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Old 01-09-19, 03:13 AM
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Yeah, this is a weird one.

Let's rearrange the order of the paragraphs and it makes sense.

Situation 1:

“Grove, 90, tested positive for epitrenbolone, which is a metabolite of the prohibited substance trenbolone, as the result of an in-competition urine sample he provided on July 11th, 2018 after setting a world record at the Masters Track National Championships.
During Usada’s investigation into the circumstances of his case, Grove provided the agency with information which established that the source of his positive test was more likely than not caused by contaminated meat consumed the evening before competing on July 11th, 2018. Prior to consuming the meat, Grove had tested negative for prohibited substances during an in-competition test on July 10th, 2018.”
July 10: Set a world record. Get drug tested. Pass.

July 11: Set a world record. Get drug tested. Traces of epitrenbolone are present. Fail.

What happened between the July 10 test and the July 11 test? Steak Dinner.

That's unfortunate, but it happened. But, at least he has the July 10 sample as rock-solid proof that the ingestion happened between the July 10 test and the July 11 test.

I don't think steroids can work in less than 24 hours, so it stands to reason that he did get it from a nice steak dinner.

Situation 2:

Now...Here's what's messed up. During the investigation, it seems that he handed over whatever supplements he had at the house in a "full disclosure" kinda way...and they tested the stuff in the bottles and found clomiphene.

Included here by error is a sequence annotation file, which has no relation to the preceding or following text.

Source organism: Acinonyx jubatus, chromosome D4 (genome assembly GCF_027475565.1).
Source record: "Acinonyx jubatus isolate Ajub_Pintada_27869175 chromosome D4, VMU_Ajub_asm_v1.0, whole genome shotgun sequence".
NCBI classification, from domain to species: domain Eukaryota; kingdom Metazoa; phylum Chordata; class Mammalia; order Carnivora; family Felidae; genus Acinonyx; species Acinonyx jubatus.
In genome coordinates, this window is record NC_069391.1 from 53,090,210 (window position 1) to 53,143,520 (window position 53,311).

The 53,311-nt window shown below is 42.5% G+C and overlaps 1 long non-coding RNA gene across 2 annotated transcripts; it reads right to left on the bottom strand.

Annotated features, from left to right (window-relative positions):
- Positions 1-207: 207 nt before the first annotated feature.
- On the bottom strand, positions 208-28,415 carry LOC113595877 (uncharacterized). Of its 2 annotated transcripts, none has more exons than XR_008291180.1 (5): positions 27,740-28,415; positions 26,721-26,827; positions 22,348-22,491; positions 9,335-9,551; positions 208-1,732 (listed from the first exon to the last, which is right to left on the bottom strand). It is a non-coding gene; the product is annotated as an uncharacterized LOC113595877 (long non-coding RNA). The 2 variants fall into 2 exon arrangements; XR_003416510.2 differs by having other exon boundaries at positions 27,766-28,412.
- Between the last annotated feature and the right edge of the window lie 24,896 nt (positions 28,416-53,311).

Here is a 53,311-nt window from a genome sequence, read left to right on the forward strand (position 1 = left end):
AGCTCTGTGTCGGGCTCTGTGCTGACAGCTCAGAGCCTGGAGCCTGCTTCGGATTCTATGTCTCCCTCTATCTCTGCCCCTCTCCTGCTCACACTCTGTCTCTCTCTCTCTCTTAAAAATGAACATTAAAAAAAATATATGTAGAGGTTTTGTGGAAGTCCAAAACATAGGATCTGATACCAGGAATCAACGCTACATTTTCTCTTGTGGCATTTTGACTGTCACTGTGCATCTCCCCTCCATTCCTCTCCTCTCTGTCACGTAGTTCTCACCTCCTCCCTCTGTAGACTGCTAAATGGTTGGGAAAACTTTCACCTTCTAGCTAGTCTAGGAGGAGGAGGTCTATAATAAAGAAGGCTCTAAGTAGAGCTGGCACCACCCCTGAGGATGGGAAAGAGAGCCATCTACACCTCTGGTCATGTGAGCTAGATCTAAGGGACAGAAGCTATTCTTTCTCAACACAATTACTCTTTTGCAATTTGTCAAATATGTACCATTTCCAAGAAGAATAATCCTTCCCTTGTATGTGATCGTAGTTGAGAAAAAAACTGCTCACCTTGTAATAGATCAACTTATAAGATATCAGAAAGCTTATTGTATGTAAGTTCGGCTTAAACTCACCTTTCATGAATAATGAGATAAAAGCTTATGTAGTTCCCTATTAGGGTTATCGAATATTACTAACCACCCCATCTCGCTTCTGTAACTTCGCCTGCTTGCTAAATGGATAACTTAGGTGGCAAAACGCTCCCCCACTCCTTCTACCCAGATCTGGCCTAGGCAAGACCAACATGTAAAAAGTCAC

“While investigating the source of his positive test, it was also determined that a supplement Grove was using prior to July 11th, 2018 was contaminated with clomiphene.

So, in an effort to try to explain Situation 1, he digs a deeper hole and creates Situation 2.

Clomifene is sometimes used in the treatment of male hypogonadism as an alternative to testosterone replacement therapy. It has been found to increase testosterone levels by 2- to 2.5-fold in hypogonadal men.
- Wikipedia

Situation 2 sounds like some tainted "Be Awesome" stack from a supplement store.

It's well-known that supplement makers will add stuff like this to pre-made "stacks" in order to boost gains. They will list innocuous things on the label and add real stuff inside to boost gains (and chatter about the product). It's a weird and effed-up game.

There is a Frontline documentary about this that every athlete (at any level) should watch:

What 91 year old Grove has going for him is:
- He's 91. Who the hell cheats at age 91 when you are usually the only person in your age group.
- He was the only person in his age group in all 3 events at Nationals
- He took tests back to back. Passed #1, ate dinner, failed #2. He can probably provide a receipt from the steak dinner if needed.
- (I assume that) he has a bottle of a supplement that contains Clomifene that does not list it in the ingredients on the label.

This explains the slap on the wrist warning.

Here's the real kicker...what if an elite or "fast master" were in a similar situation? They may not get the benefit of the doubt.
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